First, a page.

Older people have eating disorders too – but they're a largely ignored group

Josie (not her real name) has bulimia. She is prescribed steroids to manage a lung condition and heart failure and has gained a significant amount of weight as a result of using the drugs. Her body mass index (BMI) is over 35, which is in the obesity range. She was referred to the Community Mental Health Team because she had returned to her GP, concerned about her low mood, anxiety and difficulty walking.

Josie saw the team physiotherapist because she was at risk of having a fall and was avoiding leaving the house. She was also assessed by a clinical psychologist – a specialist in eating disorders. The psychologist asked Josie about her weight, shape and eating concerns. This was the first time her eating disorder has been diagnosed despite years of fasting, binge eating, and using diet pills and laxatives.

Josie is 69 years old. She is a member of the invisible population of older adults with an eating disorder.

She was sexually and physically abused in her early life and hated how big she felt when around others – particularly men.

Josie had been taking laxatives since she was 19 and kept her BMI between 23 and 27, that is, between a healthy weight and overweight. She had sought help from her GP many times but was told that the local eating disorder service only accepted people with a BMI below 17. Josie was told that she was “too big” to get help.

Now she is desperate about the lack of control she has in regulating her weight and has resorted to eating just one meal a day. She perceives her symptoms of water retention and stomach bloating as fat and so she has started restricting her eating again, which then triggers binge eating.

Josie told the psychologist that she is now avoiding taking steroids because she is worried about putting on weight. She also worries about being judged and won’t leave the house for fear that the neighbours will see how “big” she has become.

Not recognised

When Josie’s symptoms began in the early 1970s, eating disorders were not commonly recognised and treatment was in its infancy. Talk therapy for common mental health problems and trauma was also rarely available in the NHS.

Bulimia nervosa was not recognised as a mental health disorder until 1980 when it gained an entry in the third edition of the “psychiatrists’ bible”: the Diagnostic and Statistical Manual III (DSM-III).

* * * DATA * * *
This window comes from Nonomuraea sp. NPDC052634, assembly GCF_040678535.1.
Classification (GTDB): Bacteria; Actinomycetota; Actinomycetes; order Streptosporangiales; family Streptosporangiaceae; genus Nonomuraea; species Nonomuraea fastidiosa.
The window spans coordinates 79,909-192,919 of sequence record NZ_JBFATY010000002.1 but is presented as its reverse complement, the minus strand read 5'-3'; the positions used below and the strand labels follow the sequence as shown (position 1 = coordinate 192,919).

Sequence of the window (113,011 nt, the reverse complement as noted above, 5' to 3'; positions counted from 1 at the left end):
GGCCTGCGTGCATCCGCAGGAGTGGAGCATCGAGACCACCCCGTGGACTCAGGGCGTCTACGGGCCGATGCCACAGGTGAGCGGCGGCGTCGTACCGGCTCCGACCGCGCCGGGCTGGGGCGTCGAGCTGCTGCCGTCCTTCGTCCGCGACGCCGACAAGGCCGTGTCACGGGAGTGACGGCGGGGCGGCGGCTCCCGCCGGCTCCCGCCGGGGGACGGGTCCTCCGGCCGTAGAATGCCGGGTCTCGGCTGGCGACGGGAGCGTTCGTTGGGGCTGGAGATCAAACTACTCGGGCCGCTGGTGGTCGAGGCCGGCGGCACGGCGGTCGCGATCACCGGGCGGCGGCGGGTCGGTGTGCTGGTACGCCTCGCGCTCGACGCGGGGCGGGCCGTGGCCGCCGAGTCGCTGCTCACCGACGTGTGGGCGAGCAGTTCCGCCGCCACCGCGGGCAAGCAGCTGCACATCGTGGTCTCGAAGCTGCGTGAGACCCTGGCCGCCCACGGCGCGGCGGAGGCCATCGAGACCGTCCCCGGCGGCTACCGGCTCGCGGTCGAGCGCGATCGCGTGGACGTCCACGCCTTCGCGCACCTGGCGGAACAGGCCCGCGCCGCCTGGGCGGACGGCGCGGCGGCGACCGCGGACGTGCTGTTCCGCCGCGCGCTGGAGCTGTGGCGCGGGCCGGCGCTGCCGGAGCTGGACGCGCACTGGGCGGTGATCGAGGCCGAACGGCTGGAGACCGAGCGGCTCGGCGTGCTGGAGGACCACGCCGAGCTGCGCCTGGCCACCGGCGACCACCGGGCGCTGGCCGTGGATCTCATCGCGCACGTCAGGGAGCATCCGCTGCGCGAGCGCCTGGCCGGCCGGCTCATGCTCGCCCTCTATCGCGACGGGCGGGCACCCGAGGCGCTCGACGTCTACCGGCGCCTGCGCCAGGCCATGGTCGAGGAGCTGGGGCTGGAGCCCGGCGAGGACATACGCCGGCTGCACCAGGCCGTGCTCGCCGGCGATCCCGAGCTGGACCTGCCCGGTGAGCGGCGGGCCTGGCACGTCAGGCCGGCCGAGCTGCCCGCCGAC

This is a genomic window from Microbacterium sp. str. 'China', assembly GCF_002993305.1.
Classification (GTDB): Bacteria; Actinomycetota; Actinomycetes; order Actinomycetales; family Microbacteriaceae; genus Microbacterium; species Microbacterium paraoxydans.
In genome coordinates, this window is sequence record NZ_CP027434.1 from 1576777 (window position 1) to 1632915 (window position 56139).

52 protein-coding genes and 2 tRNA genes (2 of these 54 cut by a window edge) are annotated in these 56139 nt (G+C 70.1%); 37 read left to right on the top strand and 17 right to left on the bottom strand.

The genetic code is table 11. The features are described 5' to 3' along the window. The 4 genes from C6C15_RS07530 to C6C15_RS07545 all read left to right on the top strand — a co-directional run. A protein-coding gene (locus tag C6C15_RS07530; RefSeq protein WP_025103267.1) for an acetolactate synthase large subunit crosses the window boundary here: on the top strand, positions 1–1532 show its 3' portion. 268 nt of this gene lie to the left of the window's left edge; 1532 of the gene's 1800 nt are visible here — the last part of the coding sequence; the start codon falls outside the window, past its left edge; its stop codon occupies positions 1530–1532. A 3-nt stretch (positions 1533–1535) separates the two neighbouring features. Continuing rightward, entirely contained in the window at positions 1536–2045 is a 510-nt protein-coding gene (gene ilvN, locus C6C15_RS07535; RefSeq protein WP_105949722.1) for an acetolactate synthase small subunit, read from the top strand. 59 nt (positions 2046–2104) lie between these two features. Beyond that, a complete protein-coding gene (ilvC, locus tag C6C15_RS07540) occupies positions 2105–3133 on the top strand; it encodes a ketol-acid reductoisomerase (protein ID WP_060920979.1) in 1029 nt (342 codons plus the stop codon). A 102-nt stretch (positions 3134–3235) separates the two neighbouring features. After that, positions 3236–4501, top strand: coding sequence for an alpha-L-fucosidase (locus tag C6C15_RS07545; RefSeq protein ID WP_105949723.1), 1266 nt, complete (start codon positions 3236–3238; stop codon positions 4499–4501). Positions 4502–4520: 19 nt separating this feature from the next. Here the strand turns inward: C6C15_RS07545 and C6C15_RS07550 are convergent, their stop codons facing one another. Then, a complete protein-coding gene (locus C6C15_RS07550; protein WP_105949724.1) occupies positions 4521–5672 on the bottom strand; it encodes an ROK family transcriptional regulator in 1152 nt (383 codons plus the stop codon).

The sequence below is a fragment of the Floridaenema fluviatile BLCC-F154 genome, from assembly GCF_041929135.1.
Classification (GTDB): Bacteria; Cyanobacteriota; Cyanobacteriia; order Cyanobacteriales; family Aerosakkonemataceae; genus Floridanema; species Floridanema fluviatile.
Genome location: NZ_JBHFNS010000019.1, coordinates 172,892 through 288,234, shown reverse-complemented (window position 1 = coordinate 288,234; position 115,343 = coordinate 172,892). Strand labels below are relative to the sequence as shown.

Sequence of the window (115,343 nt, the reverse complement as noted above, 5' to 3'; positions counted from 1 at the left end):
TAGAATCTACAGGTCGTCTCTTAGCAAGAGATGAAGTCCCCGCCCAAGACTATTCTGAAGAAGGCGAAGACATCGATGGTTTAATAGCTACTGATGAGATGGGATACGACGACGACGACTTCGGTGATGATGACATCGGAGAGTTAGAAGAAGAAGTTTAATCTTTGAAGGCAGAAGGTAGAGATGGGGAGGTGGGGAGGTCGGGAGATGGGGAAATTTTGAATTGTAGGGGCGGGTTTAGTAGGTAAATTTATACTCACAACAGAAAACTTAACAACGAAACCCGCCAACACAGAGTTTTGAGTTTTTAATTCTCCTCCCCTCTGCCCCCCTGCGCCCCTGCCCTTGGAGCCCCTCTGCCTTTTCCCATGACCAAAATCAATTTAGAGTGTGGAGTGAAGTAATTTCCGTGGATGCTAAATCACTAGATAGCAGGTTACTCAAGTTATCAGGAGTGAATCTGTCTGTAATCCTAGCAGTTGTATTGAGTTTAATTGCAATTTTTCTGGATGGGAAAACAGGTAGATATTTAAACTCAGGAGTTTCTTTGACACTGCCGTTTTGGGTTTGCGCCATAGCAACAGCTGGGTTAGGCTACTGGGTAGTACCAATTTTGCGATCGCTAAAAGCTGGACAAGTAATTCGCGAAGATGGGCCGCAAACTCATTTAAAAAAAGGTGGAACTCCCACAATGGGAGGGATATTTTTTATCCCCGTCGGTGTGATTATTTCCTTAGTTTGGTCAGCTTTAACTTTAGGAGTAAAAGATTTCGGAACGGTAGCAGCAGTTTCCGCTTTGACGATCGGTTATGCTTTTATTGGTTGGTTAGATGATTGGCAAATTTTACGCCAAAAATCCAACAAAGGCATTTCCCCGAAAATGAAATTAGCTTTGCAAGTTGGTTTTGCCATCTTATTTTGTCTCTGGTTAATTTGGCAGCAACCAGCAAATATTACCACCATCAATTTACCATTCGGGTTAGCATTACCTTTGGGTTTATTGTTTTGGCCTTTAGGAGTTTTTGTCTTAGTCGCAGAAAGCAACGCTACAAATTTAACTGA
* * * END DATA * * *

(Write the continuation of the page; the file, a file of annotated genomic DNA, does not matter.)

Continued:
In the 1950s and 60s, during Josie’s formative years, people’s views of mental health were very different to now, and so were the ways of dealing with psychological distress.

This, paired with our tendency to make assumptions about people over a certain age, that they won’t experience eating disorders and that the focus of discussions and consultations with doctors will be on physical health rather than mental health, means older people with eating disorders are not noticed, diagnosed or treated.

Since Josie’s early experience, and even in the years since eating disorders were taken seriously, the diagnostic criteria for eating disorders have improved, but progress has been slow. For example, the need for the absence of menstruation to fulfil the diagnostic criteria for anorexia remained in place as late as 2013 (DSM-V).

A doctor taking a patient's blood pressure.


New diagnostic criteria have broadened since DSM-V, but we still don’t hear about eating disorders in older people. Ageism may be at the centre of this.

Research into eating disorders tends to exclude older people. Researchers looking to study interventions for people with eating disorders tend to recruit participants from social media or from eating disorder clinics – meaning older adults are largely ignored. Consequently, guidelines for interventions are based on evidence for what works in a younger cohort.

The most common eating disorders are binge-eating disorder, bulimia and anorexia. There is very little research on eating disorders in people over 50. These disorders are not routinely screened in general practice and therefore not reported in NHS data.

Older people with eating disorders are likely to fall into one of three groups. One, people like Josie with a long-standing eating disorder (one that has probably never been treated). Two, people who have had a relapse of a prior eating disorder. And three, people who have developed a problem later in life.

Eating disorders are linked to cardiovascular disease and osteoporosis, among other health problems. Screening and treating these disorders can prevent these long-term effects and ultimately save the NHS significant time and money. Surely, as a minimum, people like Josie should not be discriminated against because they were born in the wrong era or because their BMI is “not low enough”.

Josie is Suzanne’s patient

This article is republished from The Conversation under a Creative Commons license. Read the original article.

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The authors do not work for, consult, own shares in or receive funding from any company or organisation that would benefit from this article, and have disclosed no relevant affiliations beyond their academic appointment.